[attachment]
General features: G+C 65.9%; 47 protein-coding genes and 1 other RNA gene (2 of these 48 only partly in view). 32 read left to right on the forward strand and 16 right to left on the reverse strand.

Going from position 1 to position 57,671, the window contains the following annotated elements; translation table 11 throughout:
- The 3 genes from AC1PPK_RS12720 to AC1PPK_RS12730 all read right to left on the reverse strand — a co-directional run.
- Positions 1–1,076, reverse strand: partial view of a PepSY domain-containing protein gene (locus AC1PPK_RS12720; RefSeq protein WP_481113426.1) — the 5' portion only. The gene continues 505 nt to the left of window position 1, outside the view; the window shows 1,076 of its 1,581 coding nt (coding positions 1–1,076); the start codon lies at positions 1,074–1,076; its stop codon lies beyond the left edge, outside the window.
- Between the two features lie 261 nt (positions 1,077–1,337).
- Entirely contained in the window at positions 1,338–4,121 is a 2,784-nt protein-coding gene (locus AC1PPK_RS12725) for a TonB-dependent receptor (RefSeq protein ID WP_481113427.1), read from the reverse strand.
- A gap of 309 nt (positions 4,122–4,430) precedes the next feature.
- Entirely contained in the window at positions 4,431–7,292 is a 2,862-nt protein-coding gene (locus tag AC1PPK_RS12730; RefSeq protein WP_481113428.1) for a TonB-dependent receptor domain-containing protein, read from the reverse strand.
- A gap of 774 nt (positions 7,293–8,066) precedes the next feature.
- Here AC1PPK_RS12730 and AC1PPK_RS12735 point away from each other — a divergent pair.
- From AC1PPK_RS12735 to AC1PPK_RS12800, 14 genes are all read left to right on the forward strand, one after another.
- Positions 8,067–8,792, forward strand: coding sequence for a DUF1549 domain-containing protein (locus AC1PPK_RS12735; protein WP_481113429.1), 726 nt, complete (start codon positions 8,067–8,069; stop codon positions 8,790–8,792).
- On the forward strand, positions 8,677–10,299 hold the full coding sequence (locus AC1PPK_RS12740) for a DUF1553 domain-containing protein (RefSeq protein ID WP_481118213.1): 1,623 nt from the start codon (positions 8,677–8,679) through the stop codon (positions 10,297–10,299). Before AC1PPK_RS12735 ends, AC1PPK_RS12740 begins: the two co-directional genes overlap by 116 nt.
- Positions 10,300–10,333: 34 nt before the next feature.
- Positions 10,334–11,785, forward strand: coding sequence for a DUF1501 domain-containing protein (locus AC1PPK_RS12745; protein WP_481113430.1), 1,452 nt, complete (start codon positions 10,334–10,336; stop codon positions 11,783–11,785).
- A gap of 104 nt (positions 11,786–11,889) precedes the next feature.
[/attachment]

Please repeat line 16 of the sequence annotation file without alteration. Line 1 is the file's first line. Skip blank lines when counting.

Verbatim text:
- A gap of 104 nt (positions 11,786–11,889) precedes the next feature.